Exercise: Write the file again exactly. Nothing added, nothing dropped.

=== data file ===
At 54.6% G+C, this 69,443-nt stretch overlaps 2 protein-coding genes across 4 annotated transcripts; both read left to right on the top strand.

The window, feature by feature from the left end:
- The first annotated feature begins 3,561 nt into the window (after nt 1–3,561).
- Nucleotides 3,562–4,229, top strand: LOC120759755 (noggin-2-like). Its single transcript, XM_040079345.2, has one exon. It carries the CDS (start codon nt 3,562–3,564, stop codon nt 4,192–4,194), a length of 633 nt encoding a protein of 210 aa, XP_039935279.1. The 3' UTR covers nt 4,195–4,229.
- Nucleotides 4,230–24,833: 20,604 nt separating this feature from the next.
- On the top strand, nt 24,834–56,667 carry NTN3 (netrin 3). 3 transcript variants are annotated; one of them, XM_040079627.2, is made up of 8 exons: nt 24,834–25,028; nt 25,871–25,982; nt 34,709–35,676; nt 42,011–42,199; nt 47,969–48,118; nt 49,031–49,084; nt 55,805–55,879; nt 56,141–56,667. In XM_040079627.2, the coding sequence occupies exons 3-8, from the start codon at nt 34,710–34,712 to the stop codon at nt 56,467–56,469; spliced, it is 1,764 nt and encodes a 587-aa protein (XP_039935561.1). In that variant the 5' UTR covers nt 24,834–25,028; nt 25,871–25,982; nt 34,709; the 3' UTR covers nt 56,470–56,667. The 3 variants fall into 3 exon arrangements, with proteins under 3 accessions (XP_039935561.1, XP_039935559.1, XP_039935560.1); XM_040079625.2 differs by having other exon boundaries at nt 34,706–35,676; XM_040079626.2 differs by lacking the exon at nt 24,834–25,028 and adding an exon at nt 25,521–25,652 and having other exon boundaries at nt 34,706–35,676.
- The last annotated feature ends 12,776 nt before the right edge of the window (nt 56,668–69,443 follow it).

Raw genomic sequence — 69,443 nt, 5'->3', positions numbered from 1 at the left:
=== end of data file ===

At 54.6% G+C, this 69,443-nt stretch overlaps 2 protein-coding genes across 4 annotated transcripts; both read left to right on the top strand.

The window, feature by feature from the left end:
- The first annotated feature begins 3,561 nt into the window (after nt 1–3,561).
- Nucleotides 3,562–4,229, top strand: LOC120759755 (noggin-2-like). Its single transcript, XM_040079345.2, has one exon. It carries the CDS (start codon nt 3,562–3,564, stop codon nt 4,192–4,194), a length of 633 nt encoding a protein of 210 aa, XP_039935279.1. The 3' UTR covers nt 4,195–4,229.
- Nucleotides 4,230–24,833: 20,604 nt separating this feature from the next.
- On the top strand, nt 24,834–56,667 carry NTN3 (netrin 3). 3 transcript variants are annotated; one of them, XM_040079627.2, is made up of 8 exons: nt 24,834–25,028; nt 25,871–25,982; nt 34,709–35,676; nt 42,011–42,199; nt 47,969–48,118; nt 49,031–49,084; nt 55,805–55,879; nt 56,141–56,667. In XM_040079627.2, the coding sequence occupies exons 3-8, from the start codon at nt 34,710–34,712 to the stop codon at nt 56,467–56,469; spliced, it is 1,764 nt and encodes a 587-aa protein (XP_039935561.1). In that variant the 5' UTR covers nt 24,834–25,028; nt 25,871–25,982; nt 34,709; the 3' UTR covers nt 56,470–56,667. The 3 variants fall into 3 exon arrangements, with proteins under 3 accessions (XP_039935561.1, XP_039935559.1, XP_039935560.1); XM_040079625.2 differs by having other exon boundaries at nt 34,706–35,676; XM_040079626.2 differs by lacking the exon at nt 24,834–25,028 and adding an exon at nt 25,521–25,652 and having other exon boundaries at nt 34,706–35,676.
- The last annotated feature ends 12,776 nt before the right edge of the window (nt 56,668–69,443 follow it).

Raw genomic sequence — 69,443 nt, 5'->3', positions numbered from 1 at the left: